• Steve Bowen

    the percentage of bishops and other church higher-ups who protected them is much higher:

    All the time chanting “There but for the grace of God…”

  • Zietlos

    Thanks for the friendly comment Steve.

    I was mostly going for tongue-in-cheek there, but there is no doubt that if you had to put fictional child pornography into two major categories, it would be Japan’s lolicon style, and theistic love of naked children with wings (affectionately known as Cherubs, Angels, Fairies, Etc) [And through court precedent in lolicon doujin cases: elves, fairies, et cetera ARE considered humans for the purposes of child pornography]. Additionally, though it does not apply in Europe, which is much more lax about nudity, in North America, a woman being completely naked, in general, would be considered porn, regardless of situation. Crawling on all fours being touched on the chest by other older women? Definitely porn. Unless the woman is under a year old, of course. Then, naked babies all the way, every commercial it seems, were they naked or in just panties as an adult, would get everyone in an uproar.

    Maybe I just hate commercials, so I rip into them whenever I can, regardless of the reason though. But there is an odd duality to it, a double-standard somewhat, that probably should be rectified. Everything can be used to “get your rocks off”, such is a law of the internet, (a cat is good too), but at least clothe the kids before showing them on air every 10 seconds, don’t give them more fuel than you already are, you know?

    I do not currently have data on child molestations, I’m more of a video game/violence statistic buff myself. If the pushing on fictional icons continues, I’ll probably look into it as a tool to remove the stigma of violence and video games association, but in terms of priests… I’d imagine it would be a good deal higher than the general population simply because it offers better access: Teachers, Preachers, Child Services, Pediatrics, these people would have higher rates, logically, because it offers better access to children from stupidly trusting parents. Of these, none are quite as unconditional or protective of their pedos as the Church, so I imagine it would be the most popular pedo occupation.

  • lpetrich

    Reminds me of the Watergate scandal. It started off with the investigation of a “third-rate burglary”, and it expanded into an investigation of several of President Nixon’s staff members for assorted misdeeds. But Nixon tried to cover up their crimes, an effort that failed, and he resigned rather than face trial for obstruction of justice on a massive scale.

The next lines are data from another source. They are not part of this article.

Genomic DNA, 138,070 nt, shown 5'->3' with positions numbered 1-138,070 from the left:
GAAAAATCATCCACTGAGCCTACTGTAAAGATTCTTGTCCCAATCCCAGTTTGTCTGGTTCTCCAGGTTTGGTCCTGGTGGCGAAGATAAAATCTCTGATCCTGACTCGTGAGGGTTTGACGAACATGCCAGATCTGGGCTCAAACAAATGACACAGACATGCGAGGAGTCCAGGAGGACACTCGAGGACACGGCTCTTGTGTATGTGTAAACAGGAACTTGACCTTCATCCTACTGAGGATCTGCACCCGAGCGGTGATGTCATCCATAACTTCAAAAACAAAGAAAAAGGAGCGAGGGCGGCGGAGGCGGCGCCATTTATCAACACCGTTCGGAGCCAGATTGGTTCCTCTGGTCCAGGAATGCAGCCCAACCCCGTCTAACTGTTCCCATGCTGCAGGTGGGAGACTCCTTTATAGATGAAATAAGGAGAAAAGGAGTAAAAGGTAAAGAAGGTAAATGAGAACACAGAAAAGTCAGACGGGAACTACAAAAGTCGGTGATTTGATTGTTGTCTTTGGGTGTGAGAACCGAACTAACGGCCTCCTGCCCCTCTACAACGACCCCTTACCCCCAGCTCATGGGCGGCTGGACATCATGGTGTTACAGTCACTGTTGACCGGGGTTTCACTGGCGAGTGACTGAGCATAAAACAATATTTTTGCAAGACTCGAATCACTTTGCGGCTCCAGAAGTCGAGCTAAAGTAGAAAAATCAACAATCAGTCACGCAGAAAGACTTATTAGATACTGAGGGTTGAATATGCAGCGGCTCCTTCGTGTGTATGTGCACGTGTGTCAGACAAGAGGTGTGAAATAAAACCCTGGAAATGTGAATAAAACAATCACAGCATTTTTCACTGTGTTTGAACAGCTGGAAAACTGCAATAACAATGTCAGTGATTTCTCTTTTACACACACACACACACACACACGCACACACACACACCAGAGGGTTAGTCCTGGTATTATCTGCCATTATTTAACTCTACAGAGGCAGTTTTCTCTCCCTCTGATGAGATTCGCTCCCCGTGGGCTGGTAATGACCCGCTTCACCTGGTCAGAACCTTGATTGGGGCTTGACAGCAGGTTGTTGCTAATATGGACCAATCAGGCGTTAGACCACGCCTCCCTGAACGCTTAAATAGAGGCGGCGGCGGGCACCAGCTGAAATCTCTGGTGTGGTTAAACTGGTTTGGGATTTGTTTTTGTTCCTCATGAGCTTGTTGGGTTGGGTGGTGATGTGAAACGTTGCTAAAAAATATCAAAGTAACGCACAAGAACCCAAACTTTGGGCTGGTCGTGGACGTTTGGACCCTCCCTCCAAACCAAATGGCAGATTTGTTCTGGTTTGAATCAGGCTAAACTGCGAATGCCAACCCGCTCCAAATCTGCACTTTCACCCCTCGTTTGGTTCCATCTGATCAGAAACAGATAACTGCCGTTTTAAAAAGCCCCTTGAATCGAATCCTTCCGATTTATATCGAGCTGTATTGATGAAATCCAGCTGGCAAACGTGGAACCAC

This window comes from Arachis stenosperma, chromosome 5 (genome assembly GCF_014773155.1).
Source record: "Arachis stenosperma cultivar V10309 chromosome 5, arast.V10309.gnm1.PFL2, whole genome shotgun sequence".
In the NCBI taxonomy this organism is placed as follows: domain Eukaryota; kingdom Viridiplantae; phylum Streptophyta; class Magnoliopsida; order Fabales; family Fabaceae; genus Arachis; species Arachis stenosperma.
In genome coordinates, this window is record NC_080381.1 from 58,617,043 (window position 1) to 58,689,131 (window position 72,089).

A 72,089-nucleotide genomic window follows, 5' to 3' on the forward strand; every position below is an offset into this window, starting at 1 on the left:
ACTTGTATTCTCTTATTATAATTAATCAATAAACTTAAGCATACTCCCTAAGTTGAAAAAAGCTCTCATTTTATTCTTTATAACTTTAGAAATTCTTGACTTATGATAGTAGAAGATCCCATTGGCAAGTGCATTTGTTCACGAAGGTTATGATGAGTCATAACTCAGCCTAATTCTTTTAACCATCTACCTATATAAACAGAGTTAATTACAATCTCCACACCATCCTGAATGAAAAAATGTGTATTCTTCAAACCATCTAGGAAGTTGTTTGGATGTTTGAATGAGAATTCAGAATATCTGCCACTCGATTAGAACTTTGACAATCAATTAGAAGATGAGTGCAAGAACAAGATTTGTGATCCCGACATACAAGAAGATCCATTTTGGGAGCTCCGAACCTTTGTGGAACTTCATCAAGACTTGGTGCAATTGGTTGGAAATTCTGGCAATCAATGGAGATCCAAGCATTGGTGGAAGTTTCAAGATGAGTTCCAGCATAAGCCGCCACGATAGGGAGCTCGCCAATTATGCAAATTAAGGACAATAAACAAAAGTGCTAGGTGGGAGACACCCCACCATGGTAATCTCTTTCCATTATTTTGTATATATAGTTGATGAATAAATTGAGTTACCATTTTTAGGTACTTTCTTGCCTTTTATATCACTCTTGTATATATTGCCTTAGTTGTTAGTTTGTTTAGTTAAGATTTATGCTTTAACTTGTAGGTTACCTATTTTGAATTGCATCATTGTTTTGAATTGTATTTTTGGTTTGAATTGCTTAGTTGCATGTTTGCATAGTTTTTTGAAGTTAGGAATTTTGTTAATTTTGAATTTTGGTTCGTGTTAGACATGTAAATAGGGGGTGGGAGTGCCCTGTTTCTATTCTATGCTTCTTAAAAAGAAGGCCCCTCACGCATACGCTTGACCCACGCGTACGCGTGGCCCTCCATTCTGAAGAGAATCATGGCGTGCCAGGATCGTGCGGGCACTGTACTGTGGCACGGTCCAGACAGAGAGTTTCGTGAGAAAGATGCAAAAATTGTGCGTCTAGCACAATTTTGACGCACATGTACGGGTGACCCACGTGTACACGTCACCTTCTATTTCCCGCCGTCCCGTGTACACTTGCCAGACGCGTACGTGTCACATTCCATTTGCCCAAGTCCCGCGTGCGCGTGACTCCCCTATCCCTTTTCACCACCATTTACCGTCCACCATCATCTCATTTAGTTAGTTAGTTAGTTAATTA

Seems like that’s what the Catholic hierarchy has been doing, trying to cover up the lechery of its priests. But when their coverup efforts are exposed, that only makes the scandal worse.

    There may be an additional motive: a shortage of priests. Catholic priests in several places are aging and dying off faster than the Church can recruit and train new ones. So the Church may have been trying to hold on to as many priests as possible.

    National shortage of Catholic priests forcing many to work past retirement age »

    Their average age was 60 in 1999 and is likely more now.

  • Ebonmuse

    I’m really extremely curious to see what’s going to happen to the Catholic church in the next 20 years, as the current generation of priests retires and dies with not nearly enough replacements in the pipeline. So far, they’ve covered the shortage by exporting priests from the few countries, like Poland, that are still producing them in quantity; but as the problem gets worse, that isn’t going to suffice.

    Either allowing women to be priests or relaxing the celibacy requirement would probably solve this problem at a stroke, but it’s obvious that the Vatican isn’t even considering either of those. I’d personally love to see the church just dwindle into obscurity, but I doubt it’s going to happen, at least not that quickly. More likely, I suspect, is that laypeople will increasingly be asked to perform the duties that were traditionally reserved for clergy. I wonder if Rome will go so far as to allow them to perform the Eucharist.

  • Thumpalumpacus

    I think we’ll see a big change, perhaps not as large as the Reformation, but it is having demographic effects, both in the priesthood and the laity, that cannot be denied.